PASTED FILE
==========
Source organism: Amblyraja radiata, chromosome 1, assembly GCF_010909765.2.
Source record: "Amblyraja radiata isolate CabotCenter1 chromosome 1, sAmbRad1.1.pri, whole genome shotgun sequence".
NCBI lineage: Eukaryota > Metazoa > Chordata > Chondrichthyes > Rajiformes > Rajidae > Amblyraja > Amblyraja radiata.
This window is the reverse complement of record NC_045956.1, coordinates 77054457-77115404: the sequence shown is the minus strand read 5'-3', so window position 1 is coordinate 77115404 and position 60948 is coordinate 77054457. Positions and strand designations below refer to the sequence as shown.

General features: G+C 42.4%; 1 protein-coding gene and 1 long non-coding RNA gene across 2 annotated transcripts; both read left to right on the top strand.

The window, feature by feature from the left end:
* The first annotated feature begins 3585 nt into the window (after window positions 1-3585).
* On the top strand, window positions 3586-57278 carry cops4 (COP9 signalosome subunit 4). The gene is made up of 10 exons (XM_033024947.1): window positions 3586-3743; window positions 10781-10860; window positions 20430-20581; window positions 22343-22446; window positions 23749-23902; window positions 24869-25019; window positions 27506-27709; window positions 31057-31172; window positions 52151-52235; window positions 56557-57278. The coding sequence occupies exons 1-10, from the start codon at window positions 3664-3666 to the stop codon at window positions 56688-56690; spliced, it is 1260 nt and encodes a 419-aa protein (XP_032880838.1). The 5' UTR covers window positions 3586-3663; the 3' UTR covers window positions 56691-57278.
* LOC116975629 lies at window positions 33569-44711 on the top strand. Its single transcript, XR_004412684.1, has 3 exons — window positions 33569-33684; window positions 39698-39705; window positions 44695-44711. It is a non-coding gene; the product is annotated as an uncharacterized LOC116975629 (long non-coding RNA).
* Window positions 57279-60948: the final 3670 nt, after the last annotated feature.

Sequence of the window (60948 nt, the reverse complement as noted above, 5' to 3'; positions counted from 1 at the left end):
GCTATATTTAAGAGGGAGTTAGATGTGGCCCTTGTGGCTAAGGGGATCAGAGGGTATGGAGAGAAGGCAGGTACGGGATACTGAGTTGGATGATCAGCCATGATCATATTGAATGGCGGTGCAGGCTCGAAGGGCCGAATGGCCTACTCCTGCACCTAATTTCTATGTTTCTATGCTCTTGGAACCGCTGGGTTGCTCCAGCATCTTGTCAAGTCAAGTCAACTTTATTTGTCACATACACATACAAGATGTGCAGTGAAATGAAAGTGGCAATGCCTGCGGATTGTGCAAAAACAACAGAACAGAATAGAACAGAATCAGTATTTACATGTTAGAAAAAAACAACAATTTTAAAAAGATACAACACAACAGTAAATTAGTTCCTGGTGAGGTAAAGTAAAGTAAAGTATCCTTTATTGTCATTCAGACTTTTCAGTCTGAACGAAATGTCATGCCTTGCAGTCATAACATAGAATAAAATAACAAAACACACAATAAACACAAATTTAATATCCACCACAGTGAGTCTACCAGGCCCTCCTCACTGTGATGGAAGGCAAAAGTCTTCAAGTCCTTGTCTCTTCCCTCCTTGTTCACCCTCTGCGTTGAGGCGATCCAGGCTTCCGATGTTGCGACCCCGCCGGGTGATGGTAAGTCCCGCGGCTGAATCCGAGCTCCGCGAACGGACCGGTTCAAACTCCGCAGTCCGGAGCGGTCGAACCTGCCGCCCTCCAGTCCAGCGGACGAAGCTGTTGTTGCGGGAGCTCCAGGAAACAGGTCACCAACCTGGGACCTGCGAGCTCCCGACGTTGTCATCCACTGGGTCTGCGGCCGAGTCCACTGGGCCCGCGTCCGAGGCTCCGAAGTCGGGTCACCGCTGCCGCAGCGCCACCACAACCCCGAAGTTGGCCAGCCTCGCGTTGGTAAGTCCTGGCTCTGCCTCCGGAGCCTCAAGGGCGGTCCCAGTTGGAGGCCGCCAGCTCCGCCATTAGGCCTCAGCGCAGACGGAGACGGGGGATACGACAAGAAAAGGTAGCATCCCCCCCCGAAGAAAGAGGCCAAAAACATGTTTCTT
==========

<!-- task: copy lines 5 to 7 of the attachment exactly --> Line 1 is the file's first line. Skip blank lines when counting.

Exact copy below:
General features: G+C 42.4%; 1 protein-coding gene and 1 long non-coding RNA gene across 2 annotated transcripts; both read left to right on the top strand.

The window, feature by feature from the left end:
* The first annotated feature begins 3585 nt into the window (after window positions 1-3585).